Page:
Talk about the critical role education now plays in workforce development and being responsive to industry’s needs. • That’s the key in what we’re trying to develop. The K12 system went for a long time, throwing out the idea (of) career tech or vocational education, and that everybody has to go to college – everybody has to go to a four-year college. Luckily for industry, that is no longer the case. They have begun focusing and funding career tech. The key is to make sure the schools and industry are talking so that the curriculum that is being developed by the school is what the industry needs.
Aren’t schools moving in that direction? • The K12 system has created a new job called career coach. The hope is that there will be a career coach that appears at least one day a week at every high school in the state. Their job is to map out a career for kids starting in high school. They are mapping out the curriculum for these kids to take.
Don’t you need buy-in from the students as well? • That’s exactly right.
The students need to see what success looks like and talk to each other to reinforce their goals. If 18- and 19-year-olds share their success stories with younger people it can be very motivational and relevant. • That’s why the job coaches bring in industry people to talk to their kids. If I’m a high school teacher, I can talk till I’m blue in the face about a subject. If I bring in other people that are saying the same thing, it starts to resonate and especially if I can bring in the 18- or 22-year-old person that these kids saw when they were in middle school or a freshman in high school.
In a Region 7 report, it stated that more jobs will require some postsecondary education and training. Talk about the impact of additional education and training, which is a big change. • It is. I saw a statistic recently that said something like 45 percent of the jobs by 2020 would require a two-year degree. Once you go to a community college, you focus on the critical, actual training to do a job rather than (a general subject). You’re going to a job when you are working for Hyundai, the ability to communicate is important, but after that you don’t need to know how to conjugate a verb.
What are you hearing from business and industry in addition to improving soft skills? • They like the idea of the high schools training kids to do … at least with an introduction to the skills they are going to need when they go into the factories. If you want to learn to weld and you’ve taken some welding in high school, then you know if it’s something that you want to do when you get out of high school. Job experience in high school not only teaches you what you want to do, but teaches you what you don’t want to do. It helps them determine where their appetite is. It’s a really good segue into the workplace. I worked for a dentist when I was in high school. I cleaned up after patients and developed X-rays. That was one thing I didn’t want to do.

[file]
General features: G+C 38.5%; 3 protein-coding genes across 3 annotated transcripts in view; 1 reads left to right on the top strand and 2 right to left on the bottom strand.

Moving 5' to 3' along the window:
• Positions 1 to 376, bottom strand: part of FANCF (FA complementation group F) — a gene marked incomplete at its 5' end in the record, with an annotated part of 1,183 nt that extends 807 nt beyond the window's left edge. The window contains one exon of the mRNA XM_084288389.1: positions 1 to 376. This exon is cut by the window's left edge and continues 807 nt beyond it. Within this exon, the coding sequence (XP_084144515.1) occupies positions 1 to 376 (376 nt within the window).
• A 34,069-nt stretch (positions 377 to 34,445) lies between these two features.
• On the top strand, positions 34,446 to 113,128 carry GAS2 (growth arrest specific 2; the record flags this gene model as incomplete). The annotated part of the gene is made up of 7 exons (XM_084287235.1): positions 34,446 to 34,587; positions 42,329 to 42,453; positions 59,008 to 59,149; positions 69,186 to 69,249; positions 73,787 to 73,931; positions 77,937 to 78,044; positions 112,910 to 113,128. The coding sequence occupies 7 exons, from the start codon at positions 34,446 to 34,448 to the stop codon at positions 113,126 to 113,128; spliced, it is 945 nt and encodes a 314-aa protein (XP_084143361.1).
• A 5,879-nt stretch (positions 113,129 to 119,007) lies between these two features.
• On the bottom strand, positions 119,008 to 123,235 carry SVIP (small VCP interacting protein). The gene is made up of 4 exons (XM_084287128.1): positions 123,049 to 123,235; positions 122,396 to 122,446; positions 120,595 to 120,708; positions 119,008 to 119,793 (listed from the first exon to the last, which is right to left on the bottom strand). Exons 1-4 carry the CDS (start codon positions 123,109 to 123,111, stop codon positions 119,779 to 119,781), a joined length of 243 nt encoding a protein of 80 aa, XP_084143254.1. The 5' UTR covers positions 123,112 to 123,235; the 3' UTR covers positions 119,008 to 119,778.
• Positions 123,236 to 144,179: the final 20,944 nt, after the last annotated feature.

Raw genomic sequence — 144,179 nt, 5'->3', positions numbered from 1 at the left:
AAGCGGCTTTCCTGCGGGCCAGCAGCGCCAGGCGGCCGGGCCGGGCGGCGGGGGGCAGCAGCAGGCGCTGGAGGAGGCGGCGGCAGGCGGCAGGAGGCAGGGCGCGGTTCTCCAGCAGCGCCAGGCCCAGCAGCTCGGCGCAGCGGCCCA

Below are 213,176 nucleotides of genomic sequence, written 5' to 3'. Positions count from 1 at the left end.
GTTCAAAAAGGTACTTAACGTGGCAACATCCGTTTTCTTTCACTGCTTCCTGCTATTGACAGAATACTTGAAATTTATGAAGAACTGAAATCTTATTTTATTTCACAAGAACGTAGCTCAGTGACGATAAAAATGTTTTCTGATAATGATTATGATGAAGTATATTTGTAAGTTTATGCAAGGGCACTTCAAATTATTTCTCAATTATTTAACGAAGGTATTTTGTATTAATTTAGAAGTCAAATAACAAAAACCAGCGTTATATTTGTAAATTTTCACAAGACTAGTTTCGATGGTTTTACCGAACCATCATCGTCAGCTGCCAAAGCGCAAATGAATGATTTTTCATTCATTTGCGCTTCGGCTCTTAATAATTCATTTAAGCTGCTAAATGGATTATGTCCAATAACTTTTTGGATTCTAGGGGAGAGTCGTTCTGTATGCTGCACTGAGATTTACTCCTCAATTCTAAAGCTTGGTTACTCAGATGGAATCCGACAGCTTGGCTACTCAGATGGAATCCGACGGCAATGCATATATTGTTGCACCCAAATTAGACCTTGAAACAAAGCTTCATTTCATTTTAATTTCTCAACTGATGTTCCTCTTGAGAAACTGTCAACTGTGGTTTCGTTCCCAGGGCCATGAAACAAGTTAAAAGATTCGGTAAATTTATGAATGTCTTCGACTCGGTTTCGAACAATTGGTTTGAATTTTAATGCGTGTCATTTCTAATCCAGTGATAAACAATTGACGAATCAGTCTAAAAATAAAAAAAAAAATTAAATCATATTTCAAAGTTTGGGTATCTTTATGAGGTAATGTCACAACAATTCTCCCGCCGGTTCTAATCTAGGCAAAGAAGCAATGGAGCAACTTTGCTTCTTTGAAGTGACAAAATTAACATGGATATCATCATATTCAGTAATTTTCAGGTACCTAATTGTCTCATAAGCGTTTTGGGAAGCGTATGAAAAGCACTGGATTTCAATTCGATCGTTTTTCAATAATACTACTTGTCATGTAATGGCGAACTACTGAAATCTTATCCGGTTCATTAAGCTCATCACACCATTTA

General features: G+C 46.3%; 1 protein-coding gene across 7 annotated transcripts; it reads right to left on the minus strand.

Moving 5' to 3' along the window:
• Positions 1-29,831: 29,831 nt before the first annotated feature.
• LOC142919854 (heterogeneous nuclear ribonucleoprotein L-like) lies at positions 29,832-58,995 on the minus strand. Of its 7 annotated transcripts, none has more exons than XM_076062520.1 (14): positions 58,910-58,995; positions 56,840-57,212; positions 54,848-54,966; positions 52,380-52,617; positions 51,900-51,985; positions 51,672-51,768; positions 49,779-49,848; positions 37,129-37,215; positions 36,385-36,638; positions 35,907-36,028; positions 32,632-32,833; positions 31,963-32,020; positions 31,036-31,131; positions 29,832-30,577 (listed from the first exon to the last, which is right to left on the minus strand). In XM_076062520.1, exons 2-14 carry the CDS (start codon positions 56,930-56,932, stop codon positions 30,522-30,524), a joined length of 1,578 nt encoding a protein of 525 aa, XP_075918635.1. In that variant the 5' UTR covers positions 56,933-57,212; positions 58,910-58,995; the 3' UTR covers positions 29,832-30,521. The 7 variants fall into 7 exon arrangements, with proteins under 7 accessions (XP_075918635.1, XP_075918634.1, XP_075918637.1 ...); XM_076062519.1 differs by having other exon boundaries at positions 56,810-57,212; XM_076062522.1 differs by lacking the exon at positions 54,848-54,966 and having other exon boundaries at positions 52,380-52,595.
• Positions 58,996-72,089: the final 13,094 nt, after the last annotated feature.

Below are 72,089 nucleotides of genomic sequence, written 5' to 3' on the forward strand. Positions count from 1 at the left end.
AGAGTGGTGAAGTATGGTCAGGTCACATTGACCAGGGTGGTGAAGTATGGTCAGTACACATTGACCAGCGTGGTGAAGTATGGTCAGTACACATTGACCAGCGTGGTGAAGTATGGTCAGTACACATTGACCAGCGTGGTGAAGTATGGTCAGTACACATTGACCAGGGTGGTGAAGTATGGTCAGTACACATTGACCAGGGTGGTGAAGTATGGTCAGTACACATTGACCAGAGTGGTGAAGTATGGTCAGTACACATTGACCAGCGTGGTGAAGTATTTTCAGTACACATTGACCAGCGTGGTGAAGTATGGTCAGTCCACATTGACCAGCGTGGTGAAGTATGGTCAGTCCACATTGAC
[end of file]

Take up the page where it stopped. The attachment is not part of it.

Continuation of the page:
What else are you hearing from business and industry? • Far and away, not Region 7, but the United States and the world – work ethic. When I started (dealing) with this stuff, I found a website that is www.workethic.org. It’s the Center for Work Ethic Development in Denver, Colorado. They have actually developed a curriculum that teaches work ethic and our company is sponsoring that in the high schools in Butler, Lowndes and Wilcox counties. Every ninth-grader in the State of Alabama has to take a career preparedness course. The state is being responsive to the overall needs (of business and industry). The governor, in December, had a press conference asking K12 and postsecondary to make a harder push to integrate soft skills to all of their programs. That’s one of the things that we’re requiring as the region for the community colleges for their dual enrollment – is to ensure that they have soft skills training embedded into all of their programs.
I read an interesting recommendation from the Region 7 report of incorporating soft skills, work ethics and customer service in K12. That sounds like a game-changer. Will it happen in the next five years? • It has to come. Here’s one of my frustrations that everybody is teaching work ethics in some form. You have the Department of Labor, AIDT, K12, postsecondary and I know I’m leaving out two or three other agencies or groups in the state. They are all teaching it, but nobody is talking to anybody about what they are doing and what’s working and what’s not working. The problem is if we have to wait 20 years, then it’s too darn late.
Is this coming soon? • It has to and you can’t wait until high school to teach it. You have to start in the second or third grade.
What is it going to take to get to where we need to be with workforce development? Is there a funding issue or mostly a communication issue? • Communication is key as it is in everything. One of the things we want to try and develop within our region and the governor’s workforce council is try to promote it in all the regions in the state and that is public-private partnerships. When Mark Heinrich, who is the head of postsecondary, was the president of Shelton State College in Tuscaloosa, he sat down with the Mercedes folks and created this program (mechatronics). I don’t know if it was 50 kids a semester or a year, but Mercedes actually interviewed these kids and paid for half of their tuition their first semester and if they hit a certain grade-point average they would pay the entire books, fees, tuition up to 108 college hours. Has that program been successful? Mercedes hasn’t hired every one of those people that has come out of the program because Toyota and Honda have hired the ones that (Mercedes) hasn’t. If we can convince industry to create what they need in a skill set and help (community colleges) pay to train the kid to do that, then there will be a flow of trained folks coming to that business.
Is success for the Region 7 Workforce Development Council a seamless pipeline of skilled employees, who also have soft skills for jobs that are needed? • I think that is exactly right. Having industry develop alongside with educational partners the skill that they need and that educational folks have available – the training – and put the kids through the pipeline (so) that once the educational folks are done with them, they are ready to go work.
The Region 7 report stressed the importance of an integrated software system to provide employers with easy access to see the skill sets, certificates, training and degrees of potential employees. • There is nothing like that that exists. That’s one of the things that the governor’s workforce council has recommended in its report. One of the things that the state has integrated is Work Keys. It is a nationally observed system (that shows proficiency in a variety of areas).